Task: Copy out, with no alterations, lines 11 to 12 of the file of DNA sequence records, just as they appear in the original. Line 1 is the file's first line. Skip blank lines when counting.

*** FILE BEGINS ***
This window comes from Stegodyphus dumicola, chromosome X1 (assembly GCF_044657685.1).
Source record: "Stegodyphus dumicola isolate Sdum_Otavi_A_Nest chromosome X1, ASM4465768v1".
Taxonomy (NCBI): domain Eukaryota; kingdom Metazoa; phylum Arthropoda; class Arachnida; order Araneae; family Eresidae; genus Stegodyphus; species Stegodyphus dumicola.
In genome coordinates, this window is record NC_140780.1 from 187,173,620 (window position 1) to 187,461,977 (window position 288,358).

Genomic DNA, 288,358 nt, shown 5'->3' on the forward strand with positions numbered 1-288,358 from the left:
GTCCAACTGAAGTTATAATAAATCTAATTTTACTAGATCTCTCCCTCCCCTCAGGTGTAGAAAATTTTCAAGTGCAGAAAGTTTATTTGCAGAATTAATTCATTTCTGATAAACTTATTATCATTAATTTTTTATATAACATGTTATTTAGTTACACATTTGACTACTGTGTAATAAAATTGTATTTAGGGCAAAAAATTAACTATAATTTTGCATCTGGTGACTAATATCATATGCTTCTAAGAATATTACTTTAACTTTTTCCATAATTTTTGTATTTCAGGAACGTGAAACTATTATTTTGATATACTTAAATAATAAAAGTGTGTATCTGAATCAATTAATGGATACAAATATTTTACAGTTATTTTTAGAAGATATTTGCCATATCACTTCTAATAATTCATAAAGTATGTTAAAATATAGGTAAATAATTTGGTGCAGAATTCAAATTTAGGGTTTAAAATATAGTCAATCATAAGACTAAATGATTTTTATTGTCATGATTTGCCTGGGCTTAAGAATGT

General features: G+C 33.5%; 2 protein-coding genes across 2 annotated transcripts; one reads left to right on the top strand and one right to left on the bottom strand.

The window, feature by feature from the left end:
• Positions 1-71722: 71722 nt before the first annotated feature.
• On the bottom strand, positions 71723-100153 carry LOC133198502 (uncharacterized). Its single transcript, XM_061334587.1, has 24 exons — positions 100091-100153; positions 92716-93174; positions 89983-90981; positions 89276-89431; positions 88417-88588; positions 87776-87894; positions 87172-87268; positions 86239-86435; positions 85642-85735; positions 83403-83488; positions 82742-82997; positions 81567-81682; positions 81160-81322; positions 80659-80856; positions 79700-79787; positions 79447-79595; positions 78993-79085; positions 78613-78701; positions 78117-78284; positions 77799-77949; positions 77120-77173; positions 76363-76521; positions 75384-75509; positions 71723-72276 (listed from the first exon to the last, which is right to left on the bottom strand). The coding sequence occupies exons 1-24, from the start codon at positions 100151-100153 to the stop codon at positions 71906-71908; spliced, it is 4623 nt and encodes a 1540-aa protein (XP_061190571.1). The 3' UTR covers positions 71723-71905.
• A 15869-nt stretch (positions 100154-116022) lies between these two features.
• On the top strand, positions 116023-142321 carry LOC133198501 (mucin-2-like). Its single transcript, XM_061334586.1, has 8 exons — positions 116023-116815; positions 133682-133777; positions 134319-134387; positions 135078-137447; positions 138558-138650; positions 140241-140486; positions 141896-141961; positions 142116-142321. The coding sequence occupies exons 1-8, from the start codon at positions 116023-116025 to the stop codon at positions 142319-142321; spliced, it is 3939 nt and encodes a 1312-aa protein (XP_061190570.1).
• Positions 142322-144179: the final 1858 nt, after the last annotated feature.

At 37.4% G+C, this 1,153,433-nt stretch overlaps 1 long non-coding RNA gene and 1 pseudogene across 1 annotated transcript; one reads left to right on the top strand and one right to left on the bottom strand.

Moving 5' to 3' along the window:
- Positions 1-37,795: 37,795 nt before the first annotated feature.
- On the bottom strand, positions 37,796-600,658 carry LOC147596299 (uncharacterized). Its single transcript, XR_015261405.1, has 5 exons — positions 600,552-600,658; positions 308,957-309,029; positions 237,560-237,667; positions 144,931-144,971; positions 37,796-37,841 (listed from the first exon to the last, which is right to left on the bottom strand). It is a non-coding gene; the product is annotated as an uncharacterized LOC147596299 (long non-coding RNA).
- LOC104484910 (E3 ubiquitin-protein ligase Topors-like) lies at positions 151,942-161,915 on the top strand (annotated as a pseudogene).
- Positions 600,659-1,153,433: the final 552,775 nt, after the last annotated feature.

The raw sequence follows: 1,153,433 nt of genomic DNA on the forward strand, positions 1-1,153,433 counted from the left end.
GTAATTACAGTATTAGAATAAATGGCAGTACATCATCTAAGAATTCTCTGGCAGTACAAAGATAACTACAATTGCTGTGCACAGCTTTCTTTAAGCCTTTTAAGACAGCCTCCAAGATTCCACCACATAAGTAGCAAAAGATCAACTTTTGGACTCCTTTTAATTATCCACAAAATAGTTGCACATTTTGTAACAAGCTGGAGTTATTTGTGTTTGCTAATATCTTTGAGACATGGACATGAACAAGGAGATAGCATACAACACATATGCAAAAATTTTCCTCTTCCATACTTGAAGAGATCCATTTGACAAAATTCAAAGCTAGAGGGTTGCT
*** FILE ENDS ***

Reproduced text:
• A 15869-nt stretch (positions 100154-116022) lies between these two features.
• On the top strand, positions 116023-142321 carry LOC133198501 (mucin-2-like). Its single transcript, XM_061334586.1, has 8 exons — positions 116023-116815; positions 133682-133777; positions 134319-134387; positions 135078-137447; positions 138558-138650; positions 140241-140486; positions 141896-141961; positions 142116-142321. The coding sequence occupies exons 1-8, from the start codon at positions 116023-116025 to the stop codon at positions 142319-142321; spliced, it is 3939 nt and encodes a 1312-aa protein (XP_061190570.1).